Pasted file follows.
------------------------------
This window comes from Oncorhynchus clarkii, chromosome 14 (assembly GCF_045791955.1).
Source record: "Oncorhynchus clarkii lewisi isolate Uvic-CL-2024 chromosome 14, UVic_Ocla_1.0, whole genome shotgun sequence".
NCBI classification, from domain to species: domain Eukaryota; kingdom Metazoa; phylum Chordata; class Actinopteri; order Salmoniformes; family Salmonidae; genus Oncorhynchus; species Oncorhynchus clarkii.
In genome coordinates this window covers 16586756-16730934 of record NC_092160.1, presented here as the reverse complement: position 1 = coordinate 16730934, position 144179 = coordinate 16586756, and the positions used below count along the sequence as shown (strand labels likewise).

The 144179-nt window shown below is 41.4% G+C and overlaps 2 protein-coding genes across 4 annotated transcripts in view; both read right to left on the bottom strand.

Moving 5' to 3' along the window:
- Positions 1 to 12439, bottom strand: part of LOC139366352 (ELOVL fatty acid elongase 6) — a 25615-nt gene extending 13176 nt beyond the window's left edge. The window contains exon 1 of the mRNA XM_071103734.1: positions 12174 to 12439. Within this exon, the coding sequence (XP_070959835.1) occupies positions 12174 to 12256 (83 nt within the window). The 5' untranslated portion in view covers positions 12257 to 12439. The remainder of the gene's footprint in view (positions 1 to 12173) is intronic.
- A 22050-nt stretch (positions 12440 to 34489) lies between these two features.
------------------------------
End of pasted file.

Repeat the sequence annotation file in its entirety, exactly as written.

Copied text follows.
This window comes from Oncorhynchus clarkii, chromosome 14 (assembly GCF_045791955.1).
Source record: "Oncorhynchus clarkii lewisi isolate Uvic-CL-2024 chromosome 14, UVic_Ocla_1.0, whole genome shotgun sequence".
NCBI classification, from domain to species: domain Eukaryota; kingdom Metazoa; phylum Chordata; class Actinopteri; order Salmoniformes; family Salmonidae; genus Oncorhynchus; species Oncorhynchus clarkii.
In genome coordinates this window covers 16586756-16730934 of record NC_092160.1, presented here as the reverse complement: position 1 = coordinate 16730934, position 144179 = coordinate 16586756, and the positions used below count along the sequence as shown (strand labels likewise).

The 144179-nt window shown below is 41.4% G+C and overlaps 2 protein-coding genes across 4 annotated transcripts in view; both read right to left on the bottom strand.

Moving 5' to 3' along the window:
- Positions 1 to 12439, bottom strand: part of LOC139366352 (ELOVL fatty acid elongase 6) — a 25615-nt gene extending 13176 nt beyond the window's left edge. The window contains exon 1 of the mRNA XM_071103734.1: positions 12174 to 12439. Within this exon, the coding sequence (XP_070959835.1) occupies positions 12174 to 12256 (83 nt within the window). The 5' untranslated portion in view covers positions 12257 to 12439. The remainder of the gene's footprint in view (positions 1 to 12173) is intronic.
- A 22050-nt stretch (positions 12440 to 34489) lies between these two features.